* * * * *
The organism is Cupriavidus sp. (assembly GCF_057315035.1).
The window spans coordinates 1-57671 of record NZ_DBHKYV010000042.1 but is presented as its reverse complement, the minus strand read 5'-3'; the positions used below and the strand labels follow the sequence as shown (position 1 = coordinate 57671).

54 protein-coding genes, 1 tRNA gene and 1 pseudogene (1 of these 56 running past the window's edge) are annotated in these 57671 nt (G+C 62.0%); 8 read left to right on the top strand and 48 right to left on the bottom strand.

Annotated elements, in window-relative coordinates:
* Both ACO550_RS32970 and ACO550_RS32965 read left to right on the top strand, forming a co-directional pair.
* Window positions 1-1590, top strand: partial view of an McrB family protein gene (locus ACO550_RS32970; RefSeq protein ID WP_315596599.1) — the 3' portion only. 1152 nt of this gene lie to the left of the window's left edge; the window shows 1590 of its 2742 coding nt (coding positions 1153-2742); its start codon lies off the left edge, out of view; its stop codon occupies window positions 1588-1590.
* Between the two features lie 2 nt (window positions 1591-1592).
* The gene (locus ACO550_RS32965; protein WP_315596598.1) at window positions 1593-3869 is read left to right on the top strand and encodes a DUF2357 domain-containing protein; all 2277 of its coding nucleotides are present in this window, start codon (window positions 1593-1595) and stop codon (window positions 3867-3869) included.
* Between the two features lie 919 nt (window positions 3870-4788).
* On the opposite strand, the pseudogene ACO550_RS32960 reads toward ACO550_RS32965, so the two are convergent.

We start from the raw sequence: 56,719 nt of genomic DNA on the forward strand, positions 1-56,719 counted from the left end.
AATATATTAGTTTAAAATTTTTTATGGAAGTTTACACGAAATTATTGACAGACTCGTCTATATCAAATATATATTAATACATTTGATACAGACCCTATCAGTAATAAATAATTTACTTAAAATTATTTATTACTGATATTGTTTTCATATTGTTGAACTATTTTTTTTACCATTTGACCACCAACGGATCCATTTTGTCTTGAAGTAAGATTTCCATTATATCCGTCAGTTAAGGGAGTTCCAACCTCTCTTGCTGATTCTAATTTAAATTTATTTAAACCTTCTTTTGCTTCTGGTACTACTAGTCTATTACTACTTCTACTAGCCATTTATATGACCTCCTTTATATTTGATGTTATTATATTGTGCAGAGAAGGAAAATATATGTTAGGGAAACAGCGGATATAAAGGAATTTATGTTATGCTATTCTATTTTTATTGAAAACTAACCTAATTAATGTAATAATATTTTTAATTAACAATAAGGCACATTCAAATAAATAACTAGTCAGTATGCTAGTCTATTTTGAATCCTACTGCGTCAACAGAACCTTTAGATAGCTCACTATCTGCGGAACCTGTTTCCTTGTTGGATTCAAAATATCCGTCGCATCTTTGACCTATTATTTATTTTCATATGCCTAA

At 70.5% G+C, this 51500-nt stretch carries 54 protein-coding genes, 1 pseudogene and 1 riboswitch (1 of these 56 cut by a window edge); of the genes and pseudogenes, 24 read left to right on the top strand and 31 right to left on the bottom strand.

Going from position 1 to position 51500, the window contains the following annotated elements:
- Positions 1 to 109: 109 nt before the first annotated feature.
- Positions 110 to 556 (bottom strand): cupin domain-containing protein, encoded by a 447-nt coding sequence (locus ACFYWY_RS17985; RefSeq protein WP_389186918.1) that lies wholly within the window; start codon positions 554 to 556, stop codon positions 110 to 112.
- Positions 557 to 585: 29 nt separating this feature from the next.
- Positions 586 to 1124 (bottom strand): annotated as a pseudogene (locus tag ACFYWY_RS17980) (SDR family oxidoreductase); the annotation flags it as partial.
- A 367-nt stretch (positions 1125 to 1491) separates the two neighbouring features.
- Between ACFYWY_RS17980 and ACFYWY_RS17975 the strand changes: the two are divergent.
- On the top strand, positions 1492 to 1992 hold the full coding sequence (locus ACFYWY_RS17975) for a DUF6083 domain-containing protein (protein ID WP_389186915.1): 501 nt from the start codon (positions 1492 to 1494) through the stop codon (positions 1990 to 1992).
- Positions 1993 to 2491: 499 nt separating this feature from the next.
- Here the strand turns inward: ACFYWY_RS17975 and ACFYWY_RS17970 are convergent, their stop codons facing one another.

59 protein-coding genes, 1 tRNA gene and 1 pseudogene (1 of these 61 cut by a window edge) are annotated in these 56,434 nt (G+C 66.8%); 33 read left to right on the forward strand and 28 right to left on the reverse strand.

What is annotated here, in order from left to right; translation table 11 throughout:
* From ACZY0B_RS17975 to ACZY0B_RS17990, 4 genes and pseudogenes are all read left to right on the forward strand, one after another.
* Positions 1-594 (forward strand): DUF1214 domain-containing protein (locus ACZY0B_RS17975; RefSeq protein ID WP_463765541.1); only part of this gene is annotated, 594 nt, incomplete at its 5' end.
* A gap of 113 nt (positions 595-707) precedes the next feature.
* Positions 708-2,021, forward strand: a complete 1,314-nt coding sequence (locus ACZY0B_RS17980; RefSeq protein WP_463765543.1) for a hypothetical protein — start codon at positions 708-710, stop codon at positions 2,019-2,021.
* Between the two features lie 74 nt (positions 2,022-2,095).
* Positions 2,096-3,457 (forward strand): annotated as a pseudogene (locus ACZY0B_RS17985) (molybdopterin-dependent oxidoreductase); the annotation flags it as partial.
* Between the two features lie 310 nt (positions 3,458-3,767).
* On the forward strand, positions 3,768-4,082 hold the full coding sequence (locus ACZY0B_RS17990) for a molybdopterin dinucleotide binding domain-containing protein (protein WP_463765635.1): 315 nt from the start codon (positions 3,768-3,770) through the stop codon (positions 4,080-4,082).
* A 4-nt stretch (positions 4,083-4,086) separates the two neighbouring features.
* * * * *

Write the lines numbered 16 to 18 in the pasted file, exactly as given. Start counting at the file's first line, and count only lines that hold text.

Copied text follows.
- Positions 110 to 556 (bottom strand): cupin domain-containing protein, encoded by a 447-nt coding sequence (locus ACFYWY_RS17985; RefSeq protein WP_389186918.1) that lies wholly within the window; start codon positions 554 to 556, stop codon positions 110 to 112.
- Positions 557 to 585: 29 nt separating this feature from the next.
- Positions 586 to 1124 (bottom strand): annotated as a pseudogene (locus tag ACFYWY_RS17980) (SDR family oxidoreductase); the annotation flags it as partial.